“What the market is calling out for are credible and verifiable SPTs, which are not undermined by disclaimers which allow for proceeds to be used for entirely unrelated purposes, and legal guardrails to protect investors’ expectations.”

Sean Tseng, legal consultant, ClientEarth

Rimaud shared similar concerns in the context of Sembcorp’s SLBs, where investors have little legal recourse to claim that a coupon step-up might be due since the SLB framework, which is based on voluntary principles, is not usually part of the legal documentation of the bonds. In 2025, the observation date of Sembcorp’s SLBs, Rimaud expects investors to question why the coupon has not stepped up and for the country’s financial regulator Monetary Authority of Singapore and Singapore Exchange to “review the terms of the documentations and assess whether the issuer has acted in full faith to the SLB investors.”

“Despite the proliferation of voluntary standards, frameworks and guidelines, these have to-date been insufficient to address the problems of greenwashing in SLBs. We imagine that enforceable standards and requirements issued by regulators or accountability mechanisms provided by issuers in the instruments would help combat greenwashing,” said Tseng.

“What the market is calling out for are credible and verifiable SPTs, which are not undermined by disclaimers which allow for proceeds to be used for entirely unrelated purposes, and legal guardrails to protect investors’ expectations,” he said.

Here are some suggestions on how issuers can use SLBs credibly:

1. Have ambitious SPTs

Rimaud recommends that an issuer use Science Based Targets initiative (SBTi), Intergovernmental Panel on Climate Change (IPCC) or other science-based metrics to establish their sustainability objectives. “If possible, get it validated by a third party,” he said. “The more ambitious their targets, the more willing the investors will be to invest in these instruments, possibly offering a lower cost of capital for achieving strong targets.”

Tseng highlighted how Climate Bonds Initiative, an international non-profit organisation that promotes investments to combat climate change, now offers Sustainability-Linked Debt Instrument certification, which can certify ambitious targets and credible transition plans.

2. Have meaningful financial incentives

AFII greenback SLB

The Anthropocene Fixed Income Institute’s “greenback SLB” pricing model, which shows that the coupon step-up would need to be in excess of 51.8 basis points for an SLB with a five year observation date and five year pay-out period to reach “greenback” status (highlighted in green in the table above). Source: AFII’s “Greenback SLBs: an impact standardisation proposal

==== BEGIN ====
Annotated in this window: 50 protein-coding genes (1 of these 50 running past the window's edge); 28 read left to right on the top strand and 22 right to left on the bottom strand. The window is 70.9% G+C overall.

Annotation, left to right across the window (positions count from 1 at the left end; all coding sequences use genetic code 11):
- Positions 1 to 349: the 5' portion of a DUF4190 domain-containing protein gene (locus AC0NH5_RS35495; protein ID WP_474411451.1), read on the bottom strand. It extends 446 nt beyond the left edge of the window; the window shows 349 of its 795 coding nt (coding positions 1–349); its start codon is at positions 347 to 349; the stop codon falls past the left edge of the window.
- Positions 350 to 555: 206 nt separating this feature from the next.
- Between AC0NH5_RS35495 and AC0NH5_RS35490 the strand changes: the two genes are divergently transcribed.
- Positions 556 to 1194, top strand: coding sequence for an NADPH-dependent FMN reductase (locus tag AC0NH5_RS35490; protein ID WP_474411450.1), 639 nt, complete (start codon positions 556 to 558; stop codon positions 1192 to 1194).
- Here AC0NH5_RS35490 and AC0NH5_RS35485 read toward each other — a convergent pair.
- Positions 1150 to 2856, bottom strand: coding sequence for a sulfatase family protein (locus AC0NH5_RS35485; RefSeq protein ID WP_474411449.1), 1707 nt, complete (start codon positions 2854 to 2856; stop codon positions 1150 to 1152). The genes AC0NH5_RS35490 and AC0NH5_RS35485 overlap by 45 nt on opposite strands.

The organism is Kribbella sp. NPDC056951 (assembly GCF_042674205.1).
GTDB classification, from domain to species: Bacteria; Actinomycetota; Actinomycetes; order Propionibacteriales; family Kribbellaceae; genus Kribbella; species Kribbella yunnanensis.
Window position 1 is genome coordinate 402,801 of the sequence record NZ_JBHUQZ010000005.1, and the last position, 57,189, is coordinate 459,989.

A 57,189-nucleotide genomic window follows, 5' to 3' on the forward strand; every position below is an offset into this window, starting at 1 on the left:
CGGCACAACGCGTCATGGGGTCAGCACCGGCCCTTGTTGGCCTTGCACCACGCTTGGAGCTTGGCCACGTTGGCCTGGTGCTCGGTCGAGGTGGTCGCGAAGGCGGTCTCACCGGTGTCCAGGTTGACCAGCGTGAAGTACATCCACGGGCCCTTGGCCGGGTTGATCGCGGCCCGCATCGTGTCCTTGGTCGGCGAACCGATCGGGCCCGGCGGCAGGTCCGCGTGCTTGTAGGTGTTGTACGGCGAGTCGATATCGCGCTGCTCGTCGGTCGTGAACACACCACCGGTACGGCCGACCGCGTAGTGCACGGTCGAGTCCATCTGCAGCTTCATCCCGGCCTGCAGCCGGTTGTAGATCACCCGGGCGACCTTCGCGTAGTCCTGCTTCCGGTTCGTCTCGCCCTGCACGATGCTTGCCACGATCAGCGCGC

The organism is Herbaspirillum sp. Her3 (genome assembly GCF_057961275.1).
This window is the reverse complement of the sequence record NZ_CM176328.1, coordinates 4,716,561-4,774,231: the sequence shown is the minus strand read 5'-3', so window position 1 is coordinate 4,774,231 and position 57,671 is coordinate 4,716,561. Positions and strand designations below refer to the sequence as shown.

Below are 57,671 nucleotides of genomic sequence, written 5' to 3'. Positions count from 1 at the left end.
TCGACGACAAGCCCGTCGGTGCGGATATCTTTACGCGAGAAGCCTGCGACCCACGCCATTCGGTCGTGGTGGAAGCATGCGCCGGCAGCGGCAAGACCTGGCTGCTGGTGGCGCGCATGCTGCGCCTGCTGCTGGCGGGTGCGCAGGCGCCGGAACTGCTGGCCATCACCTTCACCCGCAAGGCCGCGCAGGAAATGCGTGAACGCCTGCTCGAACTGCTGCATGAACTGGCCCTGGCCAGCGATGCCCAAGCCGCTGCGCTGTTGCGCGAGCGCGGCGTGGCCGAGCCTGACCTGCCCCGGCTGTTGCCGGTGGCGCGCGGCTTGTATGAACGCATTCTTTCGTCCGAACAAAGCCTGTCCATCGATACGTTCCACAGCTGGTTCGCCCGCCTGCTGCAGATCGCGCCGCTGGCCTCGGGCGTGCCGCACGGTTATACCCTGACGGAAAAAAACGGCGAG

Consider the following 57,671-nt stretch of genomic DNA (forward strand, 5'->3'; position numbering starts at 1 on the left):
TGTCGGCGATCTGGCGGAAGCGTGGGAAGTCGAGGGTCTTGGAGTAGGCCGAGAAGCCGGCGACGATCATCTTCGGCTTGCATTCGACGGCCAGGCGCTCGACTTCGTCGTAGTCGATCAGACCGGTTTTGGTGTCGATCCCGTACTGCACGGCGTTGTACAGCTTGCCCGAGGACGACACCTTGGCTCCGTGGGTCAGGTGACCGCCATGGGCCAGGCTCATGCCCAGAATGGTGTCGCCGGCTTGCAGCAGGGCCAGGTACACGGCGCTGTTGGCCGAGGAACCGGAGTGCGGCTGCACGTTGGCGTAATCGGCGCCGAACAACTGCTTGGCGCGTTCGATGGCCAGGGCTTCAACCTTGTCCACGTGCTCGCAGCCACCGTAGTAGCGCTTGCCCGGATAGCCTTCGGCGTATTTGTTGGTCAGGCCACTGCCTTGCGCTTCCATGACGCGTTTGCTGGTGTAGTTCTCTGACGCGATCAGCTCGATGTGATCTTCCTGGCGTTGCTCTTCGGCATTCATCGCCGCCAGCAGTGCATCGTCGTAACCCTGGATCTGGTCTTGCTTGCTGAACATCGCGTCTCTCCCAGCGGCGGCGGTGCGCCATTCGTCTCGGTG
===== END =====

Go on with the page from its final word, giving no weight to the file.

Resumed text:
To make pay-outs financially material, the AFII has proposed a “greenback SLB”, or a SLB where the present value of the coupon step-up, under a probability function of the issuer hitting its sustainability targets, is at least a dollar in bond price terms (i.e. one percentage point). This addresses cases where the pay-out of a SLB is not financially material (i.e. low coupon step-up), the trigger point of a SLB is too close to the maturity date (i.e. short accruals) or the SLB lacks ambition (i.e. low probability of a step-up).

Ul Haq also recommended a structure that limits the issuers’ ability to minimise penalties post-issuance to drive meaningful outcomes.

3. Have effective legal guardrails built in

ClientEarth is currently working with industry experts to design legal guardrails for bond issuers and investors, including template clauses that can encapsulate meaningful climate-related commitments with clear accountability mechanisms. Some examples of these legal guardrails include not allowing for disclaimers where proceeds from the bonds could be applied for purposes other than those for which it was issued and considering whether penalties should attach to interim targets provided in the SLB.

“These can enhance certainty for both parties at the point of issuance and over the lifetime of a bond. This kind of certainty is important for the market if climate-related representations are to be elevated to commitments that can be effectively valued and priced,” said Catriona Glascott, who is leading this effort for ClientEarth.

4. Clearly disclose how SPTs will be achieved

This can be done through roadshows for new SLBs, where issuers can share how the targets were selected and how they will be achieved. Investors can then “exercise robust stewardship” at the point of financing or refinancing a bond to ensure it reflects their requirements and mandates, said Tseng.

Keen to learn more about the latest trends and developments in the sustainability space? Find out more at Unlocking Capital For Sustainability, our annual flagship event.